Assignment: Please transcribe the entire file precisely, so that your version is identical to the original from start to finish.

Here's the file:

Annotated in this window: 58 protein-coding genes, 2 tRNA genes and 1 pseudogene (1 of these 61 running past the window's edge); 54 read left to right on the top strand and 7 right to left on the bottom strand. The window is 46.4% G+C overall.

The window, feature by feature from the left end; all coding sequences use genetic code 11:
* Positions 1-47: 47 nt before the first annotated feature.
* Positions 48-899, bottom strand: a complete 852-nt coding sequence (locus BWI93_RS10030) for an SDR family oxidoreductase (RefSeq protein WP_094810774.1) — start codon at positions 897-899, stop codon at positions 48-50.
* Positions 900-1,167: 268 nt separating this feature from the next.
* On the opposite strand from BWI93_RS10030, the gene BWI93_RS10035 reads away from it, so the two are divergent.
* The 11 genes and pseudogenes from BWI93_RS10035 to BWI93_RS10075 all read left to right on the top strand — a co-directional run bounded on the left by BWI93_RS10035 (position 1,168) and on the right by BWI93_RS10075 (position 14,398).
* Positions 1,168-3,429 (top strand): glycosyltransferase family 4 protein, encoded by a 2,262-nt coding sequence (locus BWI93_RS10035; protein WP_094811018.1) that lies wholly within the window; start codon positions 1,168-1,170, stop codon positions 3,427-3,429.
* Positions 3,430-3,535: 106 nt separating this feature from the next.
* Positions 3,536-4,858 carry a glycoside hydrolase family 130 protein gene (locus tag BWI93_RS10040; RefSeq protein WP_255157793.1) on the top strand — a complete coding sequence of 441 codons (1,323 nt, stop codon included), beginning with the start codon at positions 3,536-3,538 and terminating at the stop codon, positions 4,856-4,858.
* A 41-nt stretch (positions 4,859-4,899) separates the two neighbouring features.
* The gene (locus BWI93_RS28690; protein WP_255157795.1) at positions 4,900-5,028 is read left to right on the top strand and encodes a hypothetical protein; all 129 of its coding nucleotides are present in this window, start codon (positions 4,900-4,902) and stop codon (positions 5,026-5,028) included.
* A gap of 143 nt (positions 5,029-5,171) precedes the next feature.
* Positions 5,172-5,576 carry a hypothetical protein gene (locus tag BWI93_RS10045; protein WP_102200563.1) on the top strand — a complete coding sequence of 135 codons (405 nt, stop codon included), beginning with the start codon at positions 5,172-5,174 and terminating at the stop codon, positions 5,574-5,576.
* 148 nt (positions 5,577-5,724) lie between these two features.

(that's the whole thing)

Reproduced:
Annotated in this window: 58 protein-coding genes, 2 tRNA genes and 1 pseudogene (1 of these 61 running past the window's edge); 54 read left to right on the top strand and 7 right to left on the bottom strand. The window is 46.4% G+C overall.

The window, feature by feature from the left end; all coding sequences use genetic code 11:
* Positions 1-47: 47 nt before the first annotated feature.
* Positions 48-899, bottom strand: a complete 852-nt coding sequence (locus BWI93_RS10030) for an SDR family oxidoreductase (RefSeq protein WP_094810774.1) — start codon at positions 897-899, stop codon at positions 48-50.
* Positions 900-1,167: 268 nt separating this feature from the next.
* On the opposite strand from BWI93_RS10030, the gene BWI93_RS10035 reads away from it, so the two are divergent.
* The 11 genes and pseudogenes from BWI93_RS10035 to BWI93_RS10075 all read left to right on the top strand — a co-directional run bounded on the left by BWI93_RS10035 (position 1,168) and on the right by BWI93_RS10075 (position 14,398).
* Positions 1,168-3,429 (top strand): glycosyltransferase family 4 protein, encoded by a 2,262-nt coding sequence (locus BWI93_RS10035; protein WP_094811018.1) that lies wholly within the window; start codon positions 1,168-1,170, stop codon positions 3,427-3,429.
* Positions 3,430-3,535: 106 nt separating this feature from the next.
* Positions 3,536-4,858 carry a glycoside hydrolase family 130 protein gene (locus tag BWI93_RS10040; RefSeq protein WP_255157793.1) on the top strand — a complete coding sequence of 441 codons (1,323 nt, stop codon included), beginning with the start codon at positions 3,536-3,538 and terminating at the stop codon, positions 4,856-4,858.
* A 41-nt stretch (positions 4,859-4,899) separates the two neighbouring features.
* The gene (locus BWI93_RS28690; protein WP_255157795.1) at positions 4,900-5,028 is read left to right on the top strand and encodes a hypothetical protein; all 129 of its coding nucleotides are present in this window, start codon (positions 4,900-4,902) and stop codon (positions 5,026-5,028) included.
* A gap of 143 nt (positions 5,029-5,171) precedes the next feature.
* Positions 5,172-5,576 carry a hypothetical protein gene (locus tag BWI93_RS10045; protein WP_102200563.1) on the top strand — a complete coding sequence of 135 codons (405 nt, stop codon included), beginning with the start codon at positions 5,172-5,174 and terminating at the stop codon, positions 5,574-5,576.
* 148 nt (positions 5,577-5,724) lie between these two features.